14/16 gauge IV’s: intravenous (intra = within; vena = vein) catheters are sized in terms of gauge. Sixteen is big. Fourteen is really big. If you can get two or three 14 gauge catheters in a patient, you can deliver large volumes of IV fluid very quickly.
Airway: the mouth, pharynx, larynx and trachea all comprise the airway—the path that air follows from the atmosphere to the lungs. Maintaining “control” of the airway is the first priority when treating a severely injured trauma patient.
Endotracheal tube: a plastic tube that is inserted through the mouth (or nose) and advanced into (endo = within) the trachea. It gives the first responder or ER physician control of the airway.
Intubate: the act of placing an endotracheal tube.
Intubation tray: a tray containing the instruments needed to perform an intubation, primarily a laryngoscope and a selection of blades.
Laryngoscope: an L-shaped instrument with a handle and a detachable blade. The blade is placed into the pharynx, and by lifting the base of the tongue, the vocal cords (which reside in the larynx) are visualized. The endotracheal tube is then advanced through the cords into the trachea.
Larynx: the “voice box” or “Adam’s apple.” This is where the vocal cords reside and the trachea begins.
Agonal: agony is defined as intense pain of mind or body, or the struggle that precedes death. Agonal respirations are feeble gasps of air that are insufficient to sustain life. Immediate intubation is paramount.
C-spine: the cervical (neck) spine. In an unresponsive trauma patient, the first responders and evaluating physicians have to assume spinal injury is present until proven otherwise. For this reason, x-rays of the spine are taken before the patient is removed from the backboard.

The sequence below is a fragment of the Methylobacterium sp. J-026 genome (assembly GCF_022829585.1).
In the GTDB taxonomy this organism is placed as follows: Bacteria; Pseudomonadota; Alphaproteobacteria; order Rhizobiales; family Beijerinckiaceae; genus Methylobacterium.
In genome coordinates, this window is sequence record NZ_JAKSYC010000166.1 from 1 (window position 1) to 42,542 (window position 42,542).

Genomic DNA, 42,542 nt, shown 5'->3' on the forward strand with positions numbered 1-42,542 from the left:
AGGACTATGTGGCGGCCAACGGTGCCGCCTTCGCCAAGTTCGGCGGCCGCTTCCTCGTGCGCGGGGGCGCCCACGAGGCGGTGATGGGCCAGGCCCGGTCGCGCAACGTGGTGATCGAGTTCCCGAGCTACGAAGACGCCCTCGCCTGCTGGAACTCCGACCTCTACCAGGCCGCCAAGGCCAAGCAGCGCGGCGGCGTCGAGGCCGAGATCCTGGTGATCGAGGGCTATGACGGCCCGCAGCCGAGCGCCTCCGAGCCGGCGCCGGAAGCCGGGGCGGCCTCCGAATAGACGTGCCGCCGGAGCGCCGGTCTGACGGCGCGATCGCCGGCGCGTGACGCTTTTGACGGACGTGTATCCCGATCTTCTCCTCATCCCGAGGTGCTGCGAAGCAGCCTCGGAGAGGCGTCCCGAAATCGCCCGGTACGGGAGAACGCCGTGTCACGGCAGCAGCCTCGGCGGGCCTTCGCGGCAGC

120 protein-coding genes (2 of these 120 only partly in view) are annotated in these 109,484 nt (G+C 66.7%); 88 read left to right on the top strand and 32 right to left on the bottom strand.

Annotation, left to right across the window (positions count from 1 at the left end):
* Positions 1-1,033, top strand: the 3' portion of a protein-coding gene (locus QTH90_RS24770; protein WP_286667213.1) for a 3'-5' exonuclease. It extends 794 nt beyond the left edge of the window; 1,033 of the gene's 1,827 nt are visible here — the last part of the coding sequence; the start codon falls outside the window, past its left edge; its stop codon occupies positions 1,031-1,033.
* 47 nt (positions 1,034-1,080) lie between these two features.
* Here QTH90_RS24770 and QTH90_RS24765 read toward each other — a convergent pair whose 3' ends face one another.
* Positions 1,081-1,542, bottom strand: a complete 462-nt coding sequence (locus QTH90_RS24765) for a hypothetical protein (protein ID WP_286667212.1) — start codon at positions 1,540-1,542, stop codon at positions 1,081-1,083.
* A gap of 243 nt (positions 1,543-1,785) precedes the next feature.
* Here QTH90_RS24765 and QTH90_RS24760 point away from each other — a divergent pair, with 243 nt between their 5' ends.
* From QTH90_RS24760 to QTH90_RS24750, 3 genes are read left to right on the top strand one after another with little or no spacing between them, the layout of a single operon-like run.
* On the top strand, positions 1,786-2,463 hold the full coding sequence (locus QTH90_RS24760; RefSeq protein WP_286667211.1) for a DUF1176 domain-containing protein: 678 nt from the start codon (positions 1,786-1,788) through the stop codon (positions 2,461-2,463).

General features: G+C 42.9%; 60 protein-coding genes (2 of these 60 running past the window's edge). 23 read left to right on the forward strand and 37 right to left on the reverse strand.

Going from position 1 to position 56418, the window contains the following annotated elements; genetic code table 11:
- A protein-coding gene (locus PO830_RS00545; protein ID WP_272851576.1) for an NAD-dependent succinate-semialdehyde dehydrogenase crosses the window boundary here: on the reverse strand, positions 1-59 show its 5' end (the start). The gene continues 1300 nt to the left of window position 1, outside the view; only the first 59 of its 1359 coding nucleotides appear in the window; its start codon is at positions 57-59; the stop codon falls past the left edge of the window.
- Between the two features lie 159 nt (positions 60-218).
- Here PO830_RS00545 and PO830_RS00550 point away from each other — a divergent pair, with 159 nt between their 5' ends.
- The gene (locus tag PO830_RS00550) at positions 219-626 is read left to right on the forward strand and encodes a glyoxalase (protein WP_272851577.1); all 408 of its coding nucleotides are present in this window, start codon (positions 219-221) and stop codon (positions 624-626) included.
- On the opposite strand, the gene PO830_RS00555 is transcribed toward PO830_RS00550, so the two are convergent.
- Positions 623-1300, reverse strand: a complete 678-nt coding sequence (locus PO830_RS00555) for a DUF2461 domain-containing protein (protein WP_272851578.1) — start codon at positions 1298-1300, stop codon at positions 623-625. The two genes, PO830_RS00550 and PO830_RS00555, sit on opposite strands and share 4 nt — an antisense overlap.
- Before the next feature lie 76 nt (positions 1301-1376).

Succinylcholine: (sucks-in-il-kō’-lēn) a short-acting intravenous drug that paralyzes every muscle in the body within seconds, including the breathing muscles, therefore necessitating immediate intubation. It is often used to paralyze combative or unstable patients who need to be intubated emergently.
IV push: a medication is given intravenously using a syringe.
IV drip or infusion: a medication is infused continuously via intravenous access. Morphine, for example, can be administered IV push as a single dose, or as a continuous infusion.
Epinephrine: one of the stress hormones. Secreted by the adrenal glands, it is also known as adrenaline. Epinephrine and its cousin norepinephrine stimulate the heart to beat faster and more forcefully, and quickly raise the blood pressure by constricting the arterial system.
“Bag him”: use an ambu bag to hyperventilate the patient and rapidly increase oxygen saturation. Not to be confused with “tag him and bag him.”